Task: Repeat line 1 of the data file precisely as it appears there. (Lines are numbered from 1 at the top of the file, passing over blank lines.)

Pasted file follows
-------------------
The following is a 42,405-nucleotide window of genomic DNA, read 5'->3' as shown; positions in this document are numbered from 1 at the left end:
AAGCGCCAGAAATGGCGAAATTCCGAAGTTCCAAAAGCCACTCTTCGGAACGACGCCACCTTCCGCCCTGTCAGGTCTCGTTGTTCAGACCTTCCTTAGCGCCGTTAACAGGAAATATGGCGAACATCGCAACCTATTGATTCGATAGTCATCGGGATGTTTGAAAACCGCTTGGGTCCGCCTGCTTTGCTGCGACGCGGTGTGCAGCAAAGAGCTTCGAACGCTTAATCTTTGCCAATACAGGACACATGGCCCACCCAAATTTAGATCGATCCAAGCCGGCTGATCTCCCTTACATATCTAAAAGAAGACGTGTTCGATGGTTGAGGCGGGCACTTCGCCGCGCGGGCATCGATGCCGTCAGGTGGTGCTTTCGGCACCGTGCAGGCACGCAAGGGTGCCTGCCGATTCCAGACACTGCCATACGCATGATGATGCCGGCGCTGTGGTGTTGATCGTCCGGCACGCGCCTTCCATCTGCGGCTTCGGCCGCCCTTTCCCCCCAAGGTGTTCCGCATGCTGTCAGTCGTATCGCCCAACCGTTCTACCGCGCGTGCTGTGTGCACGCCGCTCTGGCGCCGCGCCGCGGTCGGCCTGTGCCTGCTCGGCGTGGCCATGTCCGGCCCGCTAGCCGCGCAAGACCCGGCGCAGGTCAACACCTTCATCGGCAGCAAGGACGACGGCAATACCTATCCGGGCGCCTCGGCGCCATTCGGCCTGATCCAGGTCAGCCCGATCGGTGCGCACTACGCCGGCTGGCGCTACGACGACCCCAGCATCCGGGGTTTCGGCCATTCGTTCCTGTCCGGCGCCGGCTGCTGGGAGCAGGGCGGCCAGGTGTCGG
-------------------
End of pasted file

The following is a 42,405-nucleotide window of genomic DNA, read 5'->3' as shown; positions in this document are numbered from 1 at the left end: